“How much should I spend on a violin?” At MyLuthier this is one of the most frequently asked questions, but confusingly the cost of a stringed instrument can range anywhere between £100 – £10million.
“How much should I spend on a violin?”
At MyLuthier this is one of the most frequently asked questions, but confusingly the cost of a stringed instrument can range anywhere between £100 – £10million.
A quick answer might be –
“Spend what you can afford on a violin you like, rather than simply the most expensive you can afford.”
Perhaps a better question to ask should be –
“When I find a violin I like, how do I know I’m paying a fair price for it?”
It is easy for a musician to fall for an instrument, seduced by its tone or looks, which could lead to a poor financial decision.
You can purchase an anonymous antique instrument that might sound very nice, but might have little market value, for instance. This will become a problem when you try to sell it in the future.
Besides sound and playability, there are other factors to consider in terms of how much to invest in a violin:
The first step should be to determine your level of confidence with regards to the authenticity of the instrument.
In the case of a modern, contemporary maker, this can be as simple as receiving a certificate directly from the maker, or it can require some investigative work from an expert opinion.
You should pay close attention to specific different terms used to present an antique instrument, as these can have vastly different meanings.
For instance, an instrument described as “labelled” Nicola Amati gives you no guarantee of its authenticity as labels are often forged, or placed in the instrument as guide.
Other terms like “Attributed to”, “Ascribed to”, “Possibly by”, “Circle of” all express different levels of evaluation in terms of the authenticity of an instrument. These loose terms are routinely used by auction houses and dealers and can be overlooked by the first-time buyer. Check out Tarisio Auctions’ Catalogue Practice page for more information on this.
Certificates of authenticity for antique violins should come from a reputable expert. We would usually recommend that they have been written within the last 10 years. Expert opinion can change when new evidence emerges about a specific maker or new evaluation techniques emerge. For instance dendrochronology (or tree-ring dating) is a modern scientific method of dating tree rings, also called growth rings, to the exact year they were formed. This can date the age of wood used for the construction of an instrument; many violins thought to have been fine antique Italian instruments have had their provenance questioned as a result of this scientific detection.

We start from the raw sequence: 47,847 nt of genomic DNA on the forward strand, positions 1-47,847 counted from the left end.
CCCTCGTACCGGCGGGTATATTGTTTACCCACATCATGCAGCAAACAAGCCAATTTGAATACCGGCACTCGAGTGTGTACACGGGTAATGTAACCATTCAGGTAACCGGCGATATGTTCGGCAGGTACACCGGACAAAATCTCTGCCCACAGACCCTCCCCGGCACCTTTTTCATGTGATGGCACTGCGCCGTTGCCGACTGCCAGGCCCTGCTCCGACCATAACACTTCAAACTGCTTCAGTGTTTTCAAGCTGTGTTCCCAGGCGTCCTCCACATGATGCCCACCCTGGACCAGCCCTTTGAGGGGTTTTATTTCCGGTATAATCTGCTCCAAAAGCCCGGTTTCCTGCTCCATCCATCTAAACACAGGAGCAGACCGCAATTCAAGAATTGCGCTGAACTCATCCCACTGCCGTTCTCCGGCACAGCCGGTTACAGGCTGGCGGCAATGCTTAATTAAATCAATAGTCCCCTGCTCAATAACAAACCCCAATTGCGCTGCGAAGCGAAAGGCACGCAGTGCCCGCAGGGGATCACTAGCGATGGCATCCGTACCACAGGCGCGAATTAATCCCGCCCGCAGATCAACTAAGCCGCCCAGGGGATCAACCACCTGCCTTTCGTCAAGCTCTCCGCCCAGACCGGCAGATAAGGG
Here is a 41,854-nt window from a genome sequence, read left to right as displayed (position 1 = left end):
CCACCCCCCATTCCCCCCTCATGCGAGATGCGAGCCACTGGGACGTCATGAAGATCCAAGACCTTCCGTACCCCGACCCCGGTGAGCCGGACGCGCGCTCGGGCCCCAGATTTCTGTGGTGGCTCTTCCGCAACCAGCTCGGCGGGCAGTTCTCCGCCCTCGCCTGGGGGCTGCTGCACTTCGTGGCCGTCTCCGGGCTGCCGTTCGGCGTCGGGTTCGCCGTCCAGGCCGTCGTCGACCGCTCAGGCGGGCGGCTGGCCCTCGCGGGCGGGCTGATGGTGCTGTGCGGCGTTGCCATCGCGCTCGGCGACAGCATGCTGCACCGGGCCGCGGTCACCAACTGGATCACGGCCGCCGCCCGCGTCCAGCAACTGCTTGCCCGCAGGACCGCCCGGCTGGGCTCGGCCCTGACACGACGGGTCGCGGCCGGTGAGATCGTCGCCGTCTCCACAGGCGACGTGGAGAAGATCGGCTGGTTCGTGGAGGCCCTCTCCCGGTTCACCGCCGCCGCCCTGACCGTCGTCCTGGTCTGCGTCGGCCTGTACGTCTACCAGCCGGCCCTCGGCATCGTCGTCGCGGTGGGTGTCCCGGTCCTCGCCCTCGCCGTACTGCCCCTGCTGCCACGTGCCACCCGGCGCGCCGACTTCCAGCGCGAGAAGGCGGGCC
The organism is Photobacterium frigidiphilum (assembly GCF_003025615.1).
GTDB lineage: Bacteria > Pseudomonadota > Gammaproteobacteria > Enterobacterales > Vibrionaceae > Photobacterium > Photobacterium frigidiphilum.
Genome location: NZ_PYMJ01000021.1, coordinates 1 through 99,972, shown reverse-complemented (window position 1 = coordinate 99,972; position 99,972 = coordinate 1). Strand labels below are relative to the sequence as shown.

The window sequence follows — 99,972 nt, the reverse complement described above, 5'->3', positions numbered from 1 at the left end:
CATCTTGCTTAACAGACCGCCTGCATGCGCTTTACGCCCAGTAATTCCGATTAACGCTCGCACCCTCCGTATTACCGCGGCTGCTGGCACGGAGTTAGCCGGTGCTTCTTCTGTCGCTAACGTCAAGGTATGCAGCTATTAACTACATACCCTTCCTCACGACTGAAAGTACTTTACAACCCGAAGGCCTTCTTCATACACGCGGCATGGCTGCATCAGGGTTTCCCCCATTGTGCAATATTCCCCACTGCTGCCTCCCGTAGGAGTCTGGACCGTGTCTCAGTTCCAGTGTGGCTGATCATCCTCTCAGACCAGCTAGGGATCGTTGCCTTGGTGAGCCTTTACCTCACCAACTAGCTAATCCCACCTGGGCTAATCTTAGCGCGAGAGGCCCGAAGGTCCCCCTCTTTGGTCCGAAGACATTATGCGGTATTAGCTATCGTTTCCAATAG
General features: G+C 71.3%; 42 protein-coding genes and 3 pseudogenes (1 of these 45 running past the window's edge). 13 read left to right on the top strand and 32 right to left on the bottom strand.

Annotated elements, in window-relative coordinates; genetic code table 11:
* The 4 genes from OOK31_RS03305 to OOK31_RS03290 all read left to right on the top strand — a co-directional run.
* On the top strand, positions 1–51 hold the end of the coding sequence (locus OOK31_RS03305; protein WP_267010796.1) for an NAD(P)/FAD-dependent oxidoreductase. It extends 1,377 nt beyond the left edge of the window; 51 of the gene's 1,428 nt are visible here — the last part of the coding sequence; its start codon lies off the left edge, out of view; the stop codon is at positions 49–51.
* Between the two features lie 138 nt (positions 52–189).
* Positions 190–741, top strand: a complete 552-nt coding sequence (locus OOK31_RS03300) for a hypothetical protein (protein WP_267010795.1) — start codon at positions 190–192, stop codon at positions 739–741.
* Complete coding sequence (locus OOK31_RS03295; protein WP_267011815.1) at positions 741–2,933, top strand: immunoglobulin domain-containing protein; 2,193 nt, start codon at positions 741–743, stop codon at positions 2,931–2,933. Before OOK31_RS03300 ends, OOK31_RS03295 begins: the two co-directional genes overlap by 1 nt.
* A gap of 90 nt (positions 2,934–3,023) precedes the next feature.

Lastly, it’s worth bearing in mind that even the country of origin is not always guaranteed by dealers or auction houses. This becomes particularly relevant in the evaluation of instruments which have no maker’s name attached.
After you have determined exactly who has made the instrument (the luthier), the next step should be to assess the condition of the violin.
Once again, in the case of a modern contemporary instrument, this should be in perfect (mint) condition.
In the case of an antique instrument, advice from an established restorer should be sought. There is much skill and craft in restoring stringed instruments and bows; even the most compromising damage is sometimes not visible to the naked eye. Worm damage, a sound post crack, replacement backs or front (composite), ribs and scroll are some of the factors that will substantially affect value caused by a restoration.
This question is essential not only to determine your budget, but also inform your expectations, should you wish to sell your violin in the future.
Dependant on the level of craftsmanship devoted to the creation of an instrument, a violin purchase can either be a depreciating expense, or an investment that will bring long-term return.
A factory violin might initially look and sound nice, but anyone looking to buy one will not pay any higher than the recommended retail price. The large amount of similar instruments manufactured, made with inferior materials, means that at best you can expect to recoup only a portion of your money if you wish to sell it.
An instrument from a maker who is not yet established may sound promising, but it’s hard to know if he/she will be able to generate future demand for their instruments. This should be reflected in its price.
A very fine old Italian violin, in excellent condition with a history linked to great performers will attract a valuation that reflects all these aspects of its provenance.
As a general rule, the lower the risk across all these different variables, the more you should expect to pay.
For most college students, professional musicians, soloists and amateurs, we firmly believe that fine contemporary instruments provide by far the best value for money.
These represent all the factors that eliminate risk, whilst providing long term reward. As professional musicians ourselves we select our instruments for their outstanding tone, created by makers whom we have identified as the finest luthiers in the world. These instruments are in perfect condition, our makers’ violins are already played by professionals with firmly-established international careers, they are fully insurable and are already proven as long-term investments.
MyLuthier was started by two friends while they were studying at the Royal Academy of Music in London.
The idea was to provide musicians with the best instruments at a price they can afford.
We travelled Europe in search for exceptional violin makers and we’re proud of our selection and the partnerships we’ve developed.
This means that all of our instruments are rigorously tested and we approach them from a musician’s perspective.
Without a doubt, contemporary instruments are one of the best options for today’s musicians.